Privacy of Intimate Images in a Digital Age

Privacy of Intimate Images and Videos in a Digital Age

By Sean Sinclair of Robertson Stromberg LLP


The online distribution of intimate images and videos (often referred to as “revenge porn”) is a growing problem in Canada.  According to the RCMP, as outlined in a story by CBC News[1], police forces are on track to handle more than 5,000 complaints of the unauthorized distribution intimate images or videos over a five-year period.  The problem is intensifying in recent years, with police handling more than 1,500 cases per year for each of the past three years.

There are both criminal and civil law issues that arise from these actions.  Some of these issues are addressed below.

Criminal Offence

Section 162.1 of the Criminal Code criminalizes the publication or distribution of intimate images (including videos) of an individual without consent.  A working group looking at whether to pass this law found that the existing offences of voyeurism, obscene publication, criminal harassment, extortion and defamatory libel did not adequately address the issue of non-consensual distribution of intimate images and that changes to the law were needed.[2]  Section 162.1 of the Criminal Code was introduced in 2014, motivated in part by the cases of Rehtaeh Parsons and Amanda Todd who had committed suicide after individuals had distributed intimate images of them online.

An individual in Saskatchewan has since been convicted under Section 162.1[3] and received an 18-month prison sentence.  There are other cases decided across Canada and several ongoing matters which deal with this same issue.

Civil Claims

In addition to criminal law prosecutions, there are a few cases where victims of this conduct have brought court actions against perpetrators.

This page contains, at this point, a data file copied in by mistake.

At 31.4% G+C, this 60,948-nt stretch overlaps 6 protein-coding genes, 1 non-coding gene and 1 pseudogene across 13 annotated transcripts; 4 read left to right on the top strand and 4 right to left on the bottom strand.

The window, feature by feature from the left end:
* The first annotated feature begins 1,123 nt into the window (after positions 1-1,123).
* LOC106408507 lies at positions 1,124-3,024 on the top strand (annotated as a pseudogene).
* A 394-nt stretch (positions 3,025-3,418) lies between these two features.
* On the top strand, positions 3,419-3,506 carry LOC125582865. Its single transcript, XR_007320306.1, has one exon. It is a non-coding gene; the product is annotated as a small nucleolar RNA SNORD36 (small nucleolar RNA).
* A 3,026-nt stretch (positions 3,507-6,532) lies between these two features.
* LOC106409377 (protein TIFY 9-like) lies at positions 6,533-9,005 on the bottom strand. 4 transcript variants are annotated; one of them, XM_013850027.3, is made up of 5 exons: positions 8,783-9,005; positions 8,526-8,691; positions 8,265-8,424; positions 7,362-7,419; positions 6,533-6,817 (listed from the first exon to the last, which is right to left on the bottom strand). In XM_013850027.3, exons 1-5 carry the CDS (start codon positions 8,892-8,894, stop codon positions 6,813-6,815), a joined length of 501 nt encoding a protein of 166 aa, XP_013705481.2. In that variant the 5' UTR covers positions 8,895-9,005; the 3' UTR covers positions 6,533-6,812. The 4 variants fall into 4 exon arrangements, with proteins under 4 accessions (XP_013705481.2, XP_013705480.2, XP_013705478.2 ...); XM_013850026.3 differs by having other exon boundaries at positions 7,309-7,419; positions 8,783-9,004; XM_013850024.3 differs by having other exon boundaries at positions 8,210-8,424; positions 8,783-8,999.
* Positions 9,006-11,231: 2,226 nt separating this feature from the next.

The nature of the civil lawsuits varies, to some extent, province-to-province.

In Saskatchewan, the government passed amendments to The Privacy Act in 2018 to address the distribution of intimate images.  It is now a tort in Saskatchewan for a person to distribute an intimate image of another person without that person’s consent[4].  The Act presumes that consent was not given, and the poster of the material bears the onus to establish that he or she had reasonable grounds to believe that consent was given, to avoid liability.

There are no reported Saskatchewan decisions on these new sections of The Privacy Act.  Thus, it is difficult to know what monetary compensation might be given for this type of conduct.

In several other provinces, there are no statutes that create civil liability for the online distribution of intimate images.  However, courts have expanded tort law to allow for civil liability for this type of a claim.

The leading case is Jane Doe 464533 v N.D.[5] (an Ontario case where they do not have a statute that deals with this issue).  The basic facts are that the defendant had posted an intimate video of the plaintiff on a pornographic website without consent.  The defendant allegedly also showed the video to some of his friends or acquaintances.  The plaintiff’s friends became aware of the video as well.  It was removed by the defendant after approximately 3 weeks.  There is no way to know how many times it was viewed or downloaded.  The plaintiff was devastated.  She deferred examinations, skipped school and stayed in bed.  She had trouble sleeping and started seeing a counsellor to deal with the emotional fallout.  She experienced serious depression.

The defendant in Jane Doe did not initially file a statement of defence.  He was, therefore, deemed to have admitted to the acts in the claim, including the fact that he posted the video without consent.  The judge found that the acts of the defendant led to liability on three different bases: breach of privacy, intentional infliction of mental distress and breach of confidence.

On the breach of privacy claim, the judge adopted a new tort, which stems from American case law, of “public disclosure of private facts”.  In order to establish that there has been public disclosure of private facts, the judge in Jane Doe indicated that a plaintiff would need to show that there had been publication of a matter that is highly offensive to a reasonable person and is not of legitimate concern to the public.

The Court in Jane Doe awarded general damages of $50,000, aggravated damages of $25,000 and punitive damages of $25,000.

It should be noted that the defendant later successfully brought a motion to lift the default judgment to allow him to defend the claim.[6]


These issues of online dissemination and distribution of intimate images and videos without consent are increasing.  Hopefully though, the relatively new criminal sanctions and developing tort law will have some positive effect in deterring individuals from sharing such materials without consent.





[4] Section 7.3(1) of The Privacy Act

[5] 2016 ONSC 541

[6] 2016 ONSC 4920

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